• Co-generation

• combustion

• gasification

• pyrolysis, etc.

• Solar photovoltaic power

• Fuel cells

5. Transport

• Compressed natural gas vehicles

• Electric vehicles

6. Buildings

• Efficient buildings

Source: Authors.

Source: Authors.

The EE projects should be viewed in a programmatic context. The basic objective is to identify cost-effective options and assess specific investment and related institutional and policy options. This can be achieved through the evaluation of efficient options, identification of technology gaps, investment requirements, economic incentives and institutional mechanisms necessary to achieve technology penetration. The emphasis of this is on energy efficiency and fuel substitution and hence, the potential for reducing energy utilization in the long run.

To be a successful energy efficiency project or programme, it should,

• Provide significant energy savings;

• Be comprehensive, striving to achieve all cost-effective savings available in each customer interaction;

• Be preferably large scale, creating EE capability as well as capturing present savings;

• Be monitored and evaluated, to documents saving and to support;

• Provide continuous improvement; and

• Pay particular attention to preventing lost opportunities.

To select and give priorities to various EE projects, we need to weigh a variety of considerations. These criteria can be as follows:

• The magnitude of potential energy saving. How much resource can the energy efficient project eventually save? This depends on the extent of the use and its potential growth in future.

• The cost effectiveness of savings. How much would it cost to save one unit of energy?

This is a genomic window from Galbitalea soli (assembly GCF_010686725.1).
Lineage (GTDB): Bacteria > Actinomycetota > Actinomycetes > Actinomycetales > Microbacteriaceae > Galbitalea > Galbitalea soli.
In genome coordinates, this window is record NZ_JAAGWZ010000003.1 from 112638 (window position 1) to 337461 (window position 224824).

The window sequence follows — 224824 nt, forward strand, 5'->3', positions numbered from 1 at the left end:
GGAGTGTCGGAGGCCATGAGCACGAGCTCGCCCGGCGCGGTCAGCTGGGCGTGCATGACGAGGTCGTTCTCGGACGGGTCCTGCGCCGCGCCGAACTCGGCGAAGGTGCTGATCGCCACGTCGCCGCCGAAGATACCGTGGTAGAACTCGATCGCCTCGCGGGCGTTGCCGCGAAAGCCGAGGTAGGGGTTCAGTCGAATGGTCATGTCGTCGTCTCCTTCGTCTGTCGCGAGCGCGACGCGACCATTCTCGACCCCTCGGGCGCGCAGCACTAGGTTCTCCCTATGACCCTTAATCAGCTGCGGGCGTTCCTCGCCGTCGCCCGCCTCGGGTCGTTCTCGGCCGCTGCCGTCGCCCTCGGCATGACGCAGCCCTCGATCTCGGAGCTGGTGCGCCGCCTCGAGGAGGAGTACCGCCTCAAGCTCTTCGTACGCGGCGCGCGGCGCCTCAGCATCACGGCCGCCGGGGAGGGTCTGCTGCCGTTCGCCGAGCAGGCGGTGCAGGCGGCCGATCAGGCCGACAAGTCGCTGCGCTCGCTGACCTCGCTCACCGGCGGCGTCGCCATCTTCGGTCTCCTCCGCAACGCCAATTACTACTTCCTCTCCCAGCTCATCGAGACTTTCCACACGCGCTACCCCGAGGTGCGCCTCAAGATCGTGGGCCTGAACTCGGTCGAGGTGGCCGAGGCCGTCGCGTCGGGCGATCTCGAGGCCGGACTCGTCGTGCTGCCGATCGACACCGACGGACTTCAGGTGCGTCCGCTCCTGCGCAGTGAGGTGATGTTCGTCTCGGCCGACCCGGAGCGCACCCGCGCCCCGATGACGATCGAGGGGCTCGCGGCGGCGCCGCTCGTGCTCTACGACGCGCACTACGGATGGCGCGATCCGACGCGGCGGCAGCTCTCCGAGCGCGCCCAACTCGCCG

• Replicability of the project. Can the project be taken off on its own after the initial momentum or not?

• Sustainability. Is the policy framework available such that the project benefits will last long? What are the perceived risks?

• Monitorability and measurability. Are the savings measurable and can the project be monitored or not?

• Implementability. How easy is it to implement the policy? Does it create incentives which are appropriate?

• Barriers. What are the barriers to the implementation of the project relating to technological, institutional, capacity, policy or transaction costs?

This is a long list and there may not be an easy way to quantify all of these criteria. Qualitative assessment and a measure of judgement are inescapable. Figure 5.1 provides the methodology for selecting the projects. This is one method of selecting an EE project which is government-driven and supported by an international agency.

Since the costs and benefits of energy efficiency projects vary according to the actor involved, it is important to consider these projects from the perspective of various stakeholders (Figure 5.2).

Renewable Energy 101

Renewable Energy 101

Renewable energy is energy that is generated from sunlight, rain, tides, geothermal heat and wind. These sources are naturally and constantly replenished, which is why they are deemed as renewable. The usage of renewable energy sources is very important when considering the sustainability of the existing energy usage of the world. While there is currently an abundance of non-renewable energy sources, such as nuclear fuels, these energy sources are depleting. In addition to being a non-renewable supply, the non-renewable energy sources release emissions into the air, which has an adverse effect on the environment.